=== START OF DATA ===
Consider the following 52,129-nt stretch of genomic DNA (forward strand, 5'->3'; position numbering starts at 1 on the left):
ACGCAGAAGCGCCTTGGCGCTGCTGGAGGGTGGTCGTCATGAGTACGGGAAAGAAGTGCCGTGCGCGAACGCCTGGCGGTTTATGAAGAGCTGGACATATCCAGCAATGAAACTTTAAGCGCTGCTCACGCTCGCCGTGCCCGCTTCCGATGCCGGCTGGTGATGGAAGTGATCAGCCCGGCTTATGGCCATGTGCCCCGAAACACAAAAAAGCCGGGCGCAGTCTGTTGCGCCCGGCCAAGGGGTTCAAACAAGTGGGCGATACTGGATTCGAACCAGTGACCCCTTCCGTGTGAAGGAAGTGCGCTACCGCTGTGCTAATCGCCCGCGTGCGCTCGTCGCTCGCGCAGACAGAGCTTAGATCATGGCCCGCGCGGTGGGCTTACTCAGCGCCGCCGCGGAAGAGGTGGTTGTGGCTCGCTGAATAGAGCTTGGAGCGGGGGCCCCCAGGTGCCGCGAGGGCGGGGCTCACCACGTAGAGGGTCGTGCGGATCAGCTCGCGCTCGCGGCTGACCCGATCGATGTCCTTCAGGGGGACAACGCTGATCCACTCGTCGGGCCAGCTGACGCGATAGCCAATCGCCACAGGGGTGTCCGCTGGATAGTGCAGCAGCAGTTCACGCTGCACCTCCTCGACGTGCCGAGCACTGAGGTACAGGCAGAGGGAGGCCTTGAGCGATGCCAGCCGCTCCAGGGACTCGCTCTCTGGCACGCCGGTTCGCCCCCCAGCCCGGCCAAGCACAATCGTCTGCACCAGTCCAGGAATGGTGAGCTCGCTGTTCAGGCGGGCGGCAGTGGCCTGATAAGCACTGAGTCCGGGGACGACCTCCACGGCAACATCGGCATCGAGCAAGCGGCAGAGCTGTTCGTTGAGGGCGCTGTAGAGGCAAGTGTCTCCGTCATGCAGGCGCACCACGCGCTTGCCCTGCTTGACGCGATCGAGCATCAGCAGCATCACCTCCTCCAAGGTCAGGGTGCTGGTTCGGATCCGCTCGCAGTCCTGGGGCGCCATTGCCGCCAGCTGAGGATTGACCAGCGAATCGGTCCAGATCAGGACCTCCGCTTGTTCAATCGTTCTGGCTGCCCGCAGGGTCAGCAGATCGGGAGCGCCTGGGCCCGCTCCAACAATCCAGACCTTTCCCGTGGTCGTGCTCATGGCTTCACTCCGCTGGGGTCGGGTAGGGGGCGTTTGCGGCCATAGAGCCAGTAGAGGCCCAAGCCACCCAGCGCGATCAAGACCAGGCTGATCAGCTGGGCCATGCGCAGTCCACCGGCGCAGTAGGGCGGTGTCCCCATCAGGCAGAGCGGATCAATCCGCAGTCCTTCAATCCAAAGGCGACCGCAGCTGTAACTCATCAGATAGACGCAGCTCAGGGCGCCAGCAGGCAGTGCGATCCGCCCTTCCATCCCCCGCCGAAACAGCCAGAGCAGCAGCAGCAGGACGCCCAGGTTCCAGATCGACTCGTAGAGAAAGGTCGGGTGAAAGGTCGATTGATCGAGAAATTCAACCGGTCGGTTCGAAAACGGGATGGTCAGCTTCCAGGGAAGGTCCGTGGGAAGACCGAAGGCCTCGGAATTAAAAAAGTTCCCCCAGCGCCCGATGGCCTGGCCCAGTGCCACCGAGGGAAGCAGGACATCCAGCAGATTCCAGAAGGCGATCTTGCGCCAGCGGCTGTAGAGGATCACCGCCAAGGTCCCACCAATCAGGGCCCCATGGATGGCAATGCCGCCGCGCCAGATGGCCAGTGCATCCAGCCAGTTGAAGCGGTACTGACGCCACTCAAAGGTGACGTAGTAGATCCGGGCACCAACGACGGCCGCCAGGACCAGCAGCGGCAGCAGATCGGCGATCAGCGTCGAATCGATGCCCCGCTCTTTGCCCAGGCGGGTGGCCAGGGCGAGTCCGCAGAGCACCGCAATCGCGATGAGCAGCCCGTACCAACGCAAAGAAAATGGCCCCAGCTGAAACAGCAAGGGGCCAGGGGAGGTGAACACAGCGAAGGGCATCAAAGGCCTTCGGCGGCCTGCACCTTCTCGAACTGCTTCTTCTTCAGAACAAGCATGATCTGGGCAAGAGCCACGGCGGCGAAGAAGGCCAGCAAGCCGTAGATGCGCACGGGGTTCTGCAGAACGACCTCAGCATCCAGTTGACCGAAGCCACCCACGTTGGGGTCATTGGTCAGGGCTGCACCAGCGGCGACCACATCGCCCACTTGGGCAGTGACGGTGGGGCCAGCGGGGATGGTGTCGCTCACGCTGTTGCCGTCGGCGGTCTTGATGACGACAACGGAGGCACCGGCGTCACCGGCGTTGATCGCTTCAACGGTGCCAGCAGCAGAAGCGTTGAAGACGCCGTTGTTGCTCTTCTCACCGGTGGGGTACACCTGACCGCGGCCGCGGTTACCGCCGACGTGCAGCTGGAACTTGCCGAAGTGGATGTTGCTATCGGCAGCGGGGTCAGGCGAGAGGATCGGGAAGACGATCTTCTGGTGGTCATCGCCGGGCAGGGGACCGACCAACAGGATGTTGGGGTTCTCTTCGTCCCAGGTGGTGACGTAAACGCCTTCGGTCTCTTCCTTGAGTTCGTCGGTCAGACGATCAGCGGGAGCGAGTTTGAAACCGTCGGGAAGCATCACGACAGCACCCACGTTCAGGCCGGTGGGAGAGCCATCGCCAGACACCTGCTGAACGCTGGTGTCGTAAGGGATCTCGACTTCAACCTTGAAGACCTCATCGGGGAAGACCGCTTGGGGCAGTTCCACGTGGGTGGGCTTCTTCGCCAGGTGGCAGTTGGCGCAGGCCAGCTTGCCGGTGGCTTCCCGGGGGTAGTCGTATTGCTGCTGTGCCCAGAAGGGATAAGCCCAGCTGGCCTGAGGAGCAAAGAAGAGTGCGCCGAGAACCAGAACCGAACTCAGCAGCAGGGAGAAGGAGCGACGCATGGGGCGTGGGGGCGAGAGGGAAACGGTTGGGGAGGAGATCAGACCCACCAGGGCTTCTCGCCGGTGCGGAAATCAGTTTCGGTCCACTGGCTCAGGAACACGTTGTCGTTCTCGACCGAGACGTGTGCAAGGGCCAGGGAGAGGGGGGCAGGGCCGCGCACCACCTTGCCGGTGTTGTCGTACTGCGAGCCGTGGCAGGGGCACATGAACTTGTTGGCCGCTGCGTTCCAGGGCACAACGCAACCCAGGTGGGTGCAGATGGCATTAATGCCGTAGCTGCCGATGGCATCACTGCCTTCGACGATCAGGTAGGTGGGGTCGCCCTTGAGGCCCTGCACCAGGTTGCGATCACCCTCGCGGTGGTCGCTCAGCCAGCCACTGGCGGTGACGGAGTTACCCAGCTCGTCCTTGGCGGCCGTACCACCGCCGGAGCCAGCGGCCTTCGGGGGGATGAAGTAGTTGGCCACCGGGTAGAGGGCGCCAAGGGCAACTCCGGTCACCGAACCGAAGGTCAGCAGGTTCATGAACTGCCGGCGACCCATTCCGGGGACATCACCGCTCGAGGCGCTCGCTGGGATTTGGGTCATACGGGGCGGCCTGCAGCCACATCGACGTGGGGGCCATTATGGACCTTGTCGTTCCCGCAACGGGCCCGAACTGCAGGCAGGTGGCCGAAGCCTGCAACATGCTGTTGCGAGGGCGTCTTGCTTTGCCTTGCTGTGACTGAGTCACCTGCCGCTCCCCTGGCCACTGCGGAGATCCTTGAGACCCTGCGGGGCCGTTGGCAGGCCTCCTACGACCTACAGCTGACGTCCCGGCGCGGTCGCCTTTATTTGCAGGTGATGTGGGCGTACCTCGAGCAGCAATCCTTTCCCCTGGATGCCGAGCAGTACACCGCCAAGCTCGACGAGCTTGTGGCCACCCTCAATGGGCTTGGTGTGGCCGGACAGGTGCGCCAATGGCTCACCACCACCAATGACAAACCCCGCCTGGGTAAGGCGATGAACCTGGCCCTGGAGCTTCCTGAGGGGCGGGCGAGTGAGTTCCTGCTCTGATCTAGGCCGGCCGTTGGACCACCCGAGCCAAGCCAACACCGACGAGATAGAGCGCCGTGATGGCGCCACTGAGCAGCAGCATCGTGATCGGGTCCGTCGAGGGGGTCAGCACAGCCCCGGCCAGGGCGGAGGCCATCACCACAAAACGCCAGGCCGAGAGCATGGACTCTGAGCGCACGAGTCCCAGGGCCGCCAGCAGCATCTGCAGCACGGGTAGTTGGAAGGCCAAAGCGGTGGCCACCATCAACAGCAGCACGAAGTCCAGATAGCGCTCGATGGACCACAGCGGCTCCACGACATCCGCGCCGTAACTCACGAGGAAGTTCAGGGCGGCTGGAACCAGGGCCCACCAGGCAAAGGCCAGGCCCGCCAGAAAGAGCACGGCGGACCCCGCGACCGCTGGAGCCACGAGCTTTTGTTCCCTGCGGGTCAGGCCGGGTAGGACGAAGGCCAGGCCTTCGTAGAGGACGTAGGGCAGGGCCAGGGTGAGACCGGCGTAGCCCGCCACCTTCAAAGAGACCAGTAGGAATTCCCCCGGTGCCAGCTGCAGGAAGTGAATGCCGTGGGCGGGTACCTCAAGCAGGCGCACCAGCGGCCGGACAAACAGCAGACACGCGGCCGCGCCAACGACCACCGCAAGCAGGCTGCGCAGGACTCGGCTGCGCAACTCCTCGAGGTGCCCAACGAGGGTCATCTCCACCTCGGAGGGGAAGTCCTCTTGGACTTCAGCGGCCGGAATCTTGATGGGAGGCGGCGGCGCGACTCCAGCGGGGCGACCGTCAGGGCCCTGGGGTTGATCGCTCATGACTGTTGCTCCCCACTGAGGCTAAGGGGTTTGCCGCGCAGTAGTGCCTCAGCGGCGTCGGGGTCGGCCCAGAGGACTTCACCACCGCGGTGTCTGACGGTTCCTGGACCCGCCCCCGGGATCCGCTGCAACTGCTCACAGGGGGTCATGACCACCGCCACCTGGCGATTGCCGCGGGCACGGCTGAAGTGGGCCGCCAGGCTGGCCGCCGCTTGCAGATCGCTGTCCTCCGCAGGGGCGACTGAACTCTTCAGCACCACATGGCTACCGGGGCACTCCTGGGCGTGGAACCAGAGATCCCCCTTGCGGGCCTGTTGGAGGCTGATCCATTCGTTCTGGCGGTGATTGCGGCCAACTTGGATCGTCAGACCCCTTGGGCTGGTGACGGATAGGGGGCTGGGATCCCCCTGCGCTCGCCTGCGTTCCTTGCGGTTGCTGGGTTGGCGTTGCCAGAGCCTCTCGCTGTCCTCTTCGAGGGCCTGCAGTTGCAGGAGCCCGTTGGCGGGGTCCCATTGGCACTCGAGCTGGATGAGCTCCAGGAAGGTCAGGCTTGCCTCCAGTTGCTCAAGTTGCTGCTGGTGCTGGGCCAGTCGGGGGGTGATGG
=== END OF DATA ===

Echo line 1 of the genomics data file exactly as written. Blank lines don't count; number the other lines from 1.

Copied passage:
Consider the following 52,129-nt stretch of genomic DNA (forward strand, 5'->3'; position numbering starts at 1 on the left):